lakes and Middle Atlantic Coast.
frobabiUtie No material c-hanjrfi tn the weather
is iudlcated for the remainder of Thursday. The
rain will probably extend along the bouth Atlantic
Chicago Flour and Wheat Market.
Special DeapaUk to The Evening Tele taph.
Chicago, May 4-9-18 A. M.
lUetiptt. S)iip,U. Rreint. Shin'll.
Flour, Mils. 6,6oo 8,000 Oats, bus..., i,ooo J.ooO
W heat.bus. ll.WoO 144, two Kye, bus 1,(KH) 10,000
uorn, bus.. tB.iKW jw.wti uuriey, bus., l.aoo l.eou
FROM THE1S1 HMDS.
f BT ASSOCIATED PRB88.1
Exclusively to The Evening Telegraph,
The Darlen Canal Survey.
Chipa aha, April 25, via Kingston, Jamaica.
The survey of the canal route from Cnplca Bay
to Atrato, via the Napipl river, is completed,
and the United States steamer Resaca has re
turned to this settlement to await the arrival of
the party from Berca Pay. Commander Self
ridge thinks his discovery a successful one for
the purpose intended. The distance from Cn
plca Bay to Atrato along the bends of the Na
pipl is sixty-nine and a half miles, but in a
straight line it is only twenty-seven miles from
Some of the party proceeded to Yegla village,
ten miles further up, for provisions. The Napipl
flows through a mountainous country. About
thirteen miles from its mouth it divides, and
obtains an additional supply of water from the
Doguado, a tributary. It is proposed to make
thirteen locks from Daguado, eighteen miles
from the Atrato; . to construct a tunnel through
the mountains, and descend to the Pacific by
nine locks. The survey occupied twenty-seven
days. No intelligence has been received from
the explorers up the Cue. It is certain that they
have met a party following the Paroniehcla river
The elevation in that direction is likely to ex
ceed that previously announced. Regarding the
ronte via the Tangua impracticable, the party
from the United States steamer Guard will re
turn as they came. Those on this side Intend
drawing aline from the head-waters of the Cue.
Great hardships were encountered by the party
all along that river, two-thirds of the men being
stricken down with fever, and over tweaty sea
men and macheteras are under medical treat
ment at Berca Paya. Only four men and one
officer are able to do anything. The entire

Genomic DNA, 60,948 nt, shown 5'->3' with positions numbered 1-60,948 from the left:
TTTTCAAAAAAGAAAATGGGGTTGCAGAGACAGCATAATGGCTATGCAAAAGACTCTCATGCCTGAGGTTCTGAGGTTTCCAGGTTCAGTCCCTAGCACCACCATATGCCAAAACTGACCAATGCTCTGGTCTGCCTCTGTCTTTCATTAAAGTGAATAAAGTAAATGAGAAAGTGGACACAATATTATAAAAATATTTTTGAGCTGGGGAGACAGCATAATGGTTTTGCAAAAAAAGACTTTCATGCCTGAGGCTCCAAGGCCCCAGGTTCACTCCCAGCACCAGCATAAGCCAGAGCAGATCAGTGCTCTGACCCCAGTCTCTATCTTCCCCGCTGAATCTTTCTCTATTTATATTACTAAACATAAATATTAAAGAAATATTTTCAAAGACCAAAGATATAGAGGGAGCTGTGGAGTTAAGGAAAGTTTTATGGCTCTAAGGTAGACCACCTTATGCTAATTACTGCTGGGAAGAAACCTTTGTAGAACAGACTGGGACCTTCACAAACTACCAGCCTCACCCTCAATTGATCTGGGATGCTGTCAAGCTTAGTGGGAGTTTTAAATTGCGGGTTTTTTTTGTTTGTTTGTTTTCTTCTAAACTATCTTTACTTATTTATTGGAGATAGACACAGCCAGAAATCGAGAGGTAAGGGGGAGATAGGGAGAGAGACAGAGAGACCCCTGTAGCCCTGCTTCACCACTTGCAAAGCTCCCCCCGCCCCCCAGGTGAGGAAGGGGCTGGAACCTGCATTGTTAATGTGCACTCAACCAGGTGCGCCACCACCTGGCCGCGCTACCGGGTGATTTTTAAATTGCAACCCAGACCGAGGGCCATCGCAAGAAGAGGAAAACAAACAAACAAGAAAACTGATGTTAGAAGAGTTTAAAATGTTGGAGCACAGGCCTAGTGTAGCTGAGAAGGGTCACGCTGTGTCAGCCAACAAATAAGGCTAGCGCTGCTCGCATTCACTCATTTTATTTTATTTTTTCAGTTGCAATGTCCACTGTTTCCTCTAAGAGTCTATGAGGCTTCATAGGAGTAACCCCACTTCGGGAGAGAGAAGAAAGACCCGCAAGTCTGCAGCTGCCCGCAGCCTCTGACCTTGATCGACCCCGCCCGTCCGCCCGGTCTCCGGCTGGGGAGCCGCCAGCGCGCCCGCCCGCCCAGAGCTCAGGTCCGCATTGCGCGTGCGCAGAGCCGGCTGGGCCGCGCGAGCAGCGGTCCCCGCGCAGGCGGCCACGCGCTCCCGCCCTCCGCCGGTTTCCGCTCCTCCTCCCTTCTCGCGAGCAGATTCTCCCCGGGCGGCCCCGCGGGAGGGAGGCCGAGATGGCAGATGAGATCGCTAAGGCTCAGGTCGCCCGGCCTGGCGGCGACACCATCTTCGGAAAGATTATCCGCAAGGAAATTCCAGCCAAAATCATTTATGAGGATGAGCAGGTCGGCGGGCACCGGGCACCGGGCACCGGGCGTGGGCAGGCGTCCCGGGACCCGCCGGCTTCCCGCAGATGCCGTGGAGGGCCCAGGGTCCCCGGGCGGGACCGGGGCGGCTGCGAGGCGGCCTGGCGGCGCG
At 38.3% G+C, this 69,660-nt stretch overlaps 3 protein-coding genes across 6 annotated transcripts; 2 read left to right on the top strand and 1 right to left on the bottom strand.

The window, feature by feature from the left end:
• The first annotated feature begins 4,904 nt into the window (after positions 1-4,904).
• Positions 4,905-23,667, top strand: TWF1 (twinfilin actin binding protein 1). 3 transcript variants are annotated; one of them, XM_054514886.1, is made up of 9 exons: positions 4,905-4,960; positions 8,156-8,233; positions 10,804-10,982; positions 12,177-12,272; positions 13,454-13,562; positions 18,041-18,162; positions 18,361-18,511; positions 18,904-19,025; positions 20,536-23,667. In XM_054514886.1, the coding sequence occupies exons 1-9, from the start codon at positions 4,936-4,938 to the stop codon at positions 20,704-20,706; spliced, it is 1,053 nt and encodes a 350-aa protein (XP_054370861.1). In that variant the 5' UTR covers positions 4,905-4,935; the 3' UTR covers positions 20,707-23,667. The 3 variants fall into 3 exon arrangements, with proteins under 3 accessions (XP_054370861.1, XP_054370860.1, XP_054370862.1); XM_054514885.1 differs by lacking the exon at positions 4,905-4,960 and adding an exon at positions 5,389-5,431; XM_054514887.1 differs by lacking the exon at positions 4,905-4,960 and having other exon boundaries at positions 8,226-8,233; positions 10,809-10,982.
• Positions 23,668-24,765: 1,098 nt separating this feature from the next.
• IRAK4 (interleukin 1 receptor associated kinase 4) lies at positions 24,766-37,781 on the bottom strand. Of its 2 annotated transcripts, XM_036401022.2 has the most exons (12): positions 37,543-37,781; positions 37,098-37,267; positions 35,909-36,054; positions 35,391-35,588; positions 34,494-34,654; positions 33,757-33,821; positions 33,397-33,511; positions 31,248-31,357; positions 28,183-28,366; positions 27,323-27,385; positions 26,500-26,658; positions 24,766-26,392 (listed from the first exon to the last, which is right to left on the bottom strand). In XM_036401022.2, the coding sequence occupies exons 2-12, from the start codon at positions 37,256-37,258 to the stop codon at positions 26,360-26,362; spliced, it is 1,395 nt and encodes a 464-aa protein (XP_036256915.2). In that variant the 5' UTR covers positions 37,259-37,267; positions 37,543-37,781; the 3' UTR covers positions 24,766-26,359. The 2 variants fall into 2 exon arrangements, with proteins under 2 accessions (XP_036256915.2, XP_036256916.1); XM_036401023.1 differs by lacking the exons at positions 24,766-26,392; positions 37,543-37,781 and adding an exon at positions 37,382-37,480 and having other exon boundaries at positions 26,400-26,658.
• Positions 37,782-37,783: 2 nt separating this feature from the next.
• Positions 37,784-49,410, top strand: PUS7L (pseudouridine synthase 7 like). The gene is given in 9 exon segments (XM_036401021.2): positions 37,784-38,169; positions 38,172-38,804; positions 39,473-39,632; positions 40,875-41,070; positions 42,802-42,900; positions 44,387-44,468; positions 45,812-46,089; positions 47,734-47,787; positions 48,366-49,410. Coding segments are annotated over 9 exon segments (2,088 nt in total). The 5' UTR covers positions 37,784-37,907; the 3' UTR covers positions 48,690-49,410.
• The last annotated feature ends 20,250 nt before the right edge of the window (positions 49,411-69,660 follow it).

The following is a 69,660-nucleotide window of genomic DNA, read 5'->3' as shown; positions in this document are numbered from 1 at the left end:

party return to the Resaca in a fortnight. It is
still hoped the route via Tueyra will be success
ful. M. THIERS.
Imbecility of the Versailles Government.
Paris Cor. April 20) London Times.
M. Thiers and his Government do not seem
to appreciate the greatness of the emergency.
Evidently they don't think "delays are dau
gerous." With sublime coolness they tell their
countrymen not to expect anything for some
days, beyond preparations and the arrival of
materiel, and this wbilo not a Frenchman be
tween the ages of 19 aud 45 can show his face in
the streets of Paris without being seized by
a preBB-gaug and forced to serve in the rebel
ranks. The people of Paris and its environs
are told to remain tranquil aud "confident,''
while their houses are being smashed to pieces
by shells, and loyal people are being blown to
pieces or disfigured for life. Yesterday I was
out atSuresues and Puteaux. The batteries on
the Trocadero were silent for the moment, but
no one in either village knew the moment when
a deadly fire would be opened upon his habita
tion. The day before, a lady who kept a school
was killed by a shell. Her two daughters were
in the room with her when the shell eutered;
one was so badly wounded that both her legs
have since been amputated. The other is fright
fully disfigured about the face.
With such a state of things it is no wonder
that loyalty is getting tired out; that the faith in
the oracular utterances ef M. Thiers is dally
becoming weaker; and that nearly every person
one meets shakes his head, and tells you he
doubts tbat there Is any great plau comlug, ex
cept It be that of endeavoring to starve Paris
into submission. I am told that the Chief of
the Executive holds out hopes of the rebellion
being stamped out in a week's time from the
present date, and there is trustworthy informa
tion from Paris that the defeat of the insur
gents in the Chateau de Becon affair, coming
directly after the unsuccessful elections oa
Sunday, has thrown a damper on the spirits
even of Cluseret and Dombrowski; but if
Marshal MacMahon does not follow up his
advantage it will soon be forgotten. It is
not at all improbable that the great plan ef
M. Thiers is to collect an army sutliclently large
to entirely surround Paris, then to pay the Prus
sians their dcmi-milliard, and having done so,
to lake possession of the forts on the northeast,
and starve out the Commune and Paris. If this
be the grand movement for which we are all
asked to wait in confidence, I shall not be sur
prised to find MM. Cluseret and Dombrowski
reigning in Paris for tbe next two months.
They are already taking measures to provision